Producing the Modern Hebrew Canon

Nation Building and Minority Discourse

259 pages

December, 2001

ISBN: 9780814736449

Author

All books by Hannan Hever

A people's writings can play a dramatic role in nation building, as the development of modern Hebrew literature powerfully illustrates. Since the end of the nineteenth century, Hebrew writers in Europe and Palestine/Israel have produced texts and consolidated moments in the shaping of national identity.

Yet, this process has not always been a unified and continuous one. The processes of canon formation and the suppression of heterodox discourses have been played out publicly and vociferously. Producing the Modern Hebrew Canon offers a sweeping view of the entirety of modern Hebrew literature, from Berdichevski and Agnon to Shammas and Habiby, shedding light on the moments of rupture and reversal which have undermined efforts to construct a hegemonic Zionist narrative. It provides a model for understanding the relations between minority and majority voices in postcolonial situations, showing these processes working and changing over time, from the earliest days of the creation of a labor Zionist sensibility for literature to Israeli state culture and the discourses of Arab otherness.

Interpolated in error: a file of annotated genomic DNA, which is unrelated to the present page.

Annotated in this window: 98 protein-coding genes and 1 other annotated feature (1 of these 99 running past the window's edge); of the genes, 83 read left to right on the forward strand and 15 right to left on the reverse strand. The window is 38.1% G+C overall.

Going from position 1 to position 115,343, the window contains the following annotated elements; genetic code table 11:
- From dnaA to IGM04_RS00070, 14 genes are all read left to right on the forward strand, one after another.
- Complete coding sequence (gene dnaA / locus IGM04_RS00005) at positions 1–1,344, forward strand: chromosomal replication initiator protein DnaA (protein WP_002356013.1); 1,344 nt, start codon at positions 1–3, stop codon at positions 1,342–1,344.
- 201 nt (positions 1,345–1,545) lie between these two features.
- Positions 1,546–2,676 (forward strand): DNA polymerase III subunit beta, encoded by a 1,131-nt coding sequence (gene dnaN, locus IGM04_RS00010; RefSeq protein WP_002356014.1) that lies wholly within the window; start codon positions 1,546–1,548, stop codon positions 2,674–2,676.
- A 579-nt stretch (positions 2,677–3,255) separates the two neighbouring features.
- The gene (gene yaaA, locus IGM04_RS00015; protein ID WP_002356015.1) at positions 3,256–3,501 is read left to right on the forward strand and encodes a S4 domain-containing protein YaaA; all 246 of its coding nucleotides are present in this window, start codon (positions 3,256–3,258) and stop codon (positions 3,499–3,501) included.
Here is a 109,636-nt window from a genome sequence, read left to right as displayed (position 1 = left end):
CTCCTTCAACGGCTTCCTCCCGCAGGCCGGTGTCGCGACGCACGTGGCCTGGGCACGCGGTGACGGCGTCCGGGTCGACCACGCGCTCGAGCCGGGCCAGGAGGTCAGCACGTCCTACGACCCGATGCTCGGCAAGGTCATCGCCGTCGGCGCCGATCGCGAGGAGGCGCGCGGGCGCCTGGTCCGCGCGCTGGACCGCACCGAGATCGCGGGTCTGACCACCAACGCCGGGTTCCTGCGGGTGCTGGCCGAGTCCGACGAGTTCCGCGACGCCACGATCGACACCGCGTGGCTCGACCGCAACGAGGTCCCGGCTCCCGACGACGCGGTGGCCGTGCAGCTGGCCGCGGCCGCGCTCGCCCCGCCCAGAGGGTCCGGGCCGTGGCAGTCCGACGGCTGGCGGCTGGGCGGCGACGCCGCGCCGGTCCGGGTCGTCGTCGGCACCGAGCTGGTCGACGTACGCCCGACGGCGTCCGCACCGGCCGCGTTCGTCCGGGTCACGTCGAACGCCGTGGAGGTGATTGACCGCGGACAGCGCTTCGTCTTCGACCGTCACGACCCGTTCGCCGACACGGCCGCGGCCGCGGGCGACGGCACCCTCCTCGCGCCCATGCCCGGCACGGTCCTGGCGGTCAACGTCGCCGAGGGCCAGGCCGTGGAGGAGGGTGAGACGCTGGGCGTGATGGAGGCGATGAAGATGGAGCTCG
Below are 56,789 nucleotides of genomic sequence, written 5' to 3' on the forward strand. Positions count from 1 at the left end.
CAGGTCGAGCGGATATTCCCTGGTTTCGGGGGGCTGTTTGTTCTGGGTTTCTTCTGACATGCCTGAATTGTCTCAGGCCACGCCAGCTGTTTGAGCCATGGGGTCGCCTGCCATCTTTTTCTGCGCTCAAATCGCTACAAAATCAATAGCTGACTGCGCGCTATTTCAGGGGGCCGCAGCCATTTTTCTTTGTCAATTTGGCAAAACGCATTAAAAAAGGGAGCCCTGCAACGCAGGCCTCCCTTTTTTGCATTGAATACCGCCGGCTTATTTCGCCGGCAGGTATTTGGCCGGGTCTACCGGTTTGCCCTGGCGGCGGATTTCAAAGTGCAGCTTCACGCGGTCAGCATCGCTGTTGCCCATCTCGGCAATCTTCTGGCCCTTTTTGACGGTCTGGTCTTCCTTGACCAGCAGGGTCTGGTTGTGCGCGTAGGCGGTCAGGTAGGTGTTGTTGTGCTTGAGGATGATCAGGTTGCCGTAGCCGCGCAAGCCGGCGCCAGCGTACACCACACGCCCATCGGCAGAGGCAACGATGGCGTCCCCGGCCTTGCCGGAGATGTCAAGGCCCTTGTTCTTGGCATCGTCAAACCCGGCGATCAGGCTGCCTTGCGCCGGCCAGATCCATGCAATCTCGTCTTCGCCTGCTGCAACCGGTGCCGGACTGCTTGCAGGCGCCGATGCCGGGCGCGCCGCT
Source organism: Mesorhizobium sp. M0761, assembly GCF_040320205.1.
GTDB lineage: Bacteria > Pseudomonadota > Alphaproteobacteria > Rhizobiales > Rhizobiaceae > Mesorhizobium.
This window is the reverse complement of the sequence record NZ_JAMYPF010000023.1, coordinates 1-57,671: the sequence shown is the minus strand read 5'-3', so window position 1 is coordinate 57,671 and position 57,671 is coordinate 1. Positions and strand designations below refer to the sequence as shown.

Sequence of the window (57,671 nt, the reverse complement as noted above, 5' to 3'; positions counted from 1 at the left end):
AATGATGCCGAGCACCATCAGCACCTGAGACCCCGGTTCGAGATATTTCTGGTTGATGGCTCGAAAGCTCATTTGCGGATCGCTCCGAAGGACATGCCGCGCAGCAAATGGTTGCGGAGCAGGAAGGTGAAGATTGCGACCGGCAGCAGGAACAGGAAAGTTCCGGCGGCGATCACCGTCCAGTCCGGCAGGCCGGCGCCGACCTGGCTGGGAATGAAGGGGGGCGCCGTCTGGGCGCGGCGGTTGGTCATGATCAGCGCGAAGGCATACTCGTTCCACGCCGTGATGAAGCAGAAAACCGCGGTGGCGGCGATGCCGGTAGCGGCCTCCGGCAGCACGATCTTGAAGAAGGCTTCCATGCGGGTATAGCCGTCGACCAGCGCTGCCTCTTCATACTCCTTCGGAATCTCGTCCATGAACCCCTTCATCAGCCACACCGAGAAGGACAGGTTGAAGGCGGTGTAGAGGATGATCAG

By illuminating both the process of canon formation as well as the voices excluded from the canon, Producing the Modern Hebrew Canon offers a powerful alternative reading of twentieth century Hebrew fiction.

Reviews

  • "In this vigorously argued and controversial study, Hannan Hever applies the insights of post-colonial theory to the case of modern Hebrew literature, which began as the writing of an imagined national community in Eastern Europe and went on to become a majority literature in Israel. Hever's erudition and conceptual powers are never less than impressive."

    —Alan Mintz, Brandeis University

  • "Since the late eighties, Hever's critical project has outlined for me not only the way I read modern Hebrew literature but also the way I read my own writing against that literature. This book not only offers a brilliant, insightful, and unsettling contemplation on the role of literary canonization and minority discourse in the construction of national imagination, but, above all, an appositional voice whose critical stance is bound to inform the work of a new generation of Hebrew scholars."

    —Anton Shammas, University of Michigan

  • "[Hever] offers an alternative reading of the historiography of Hebrew literature and of major narratives in it."

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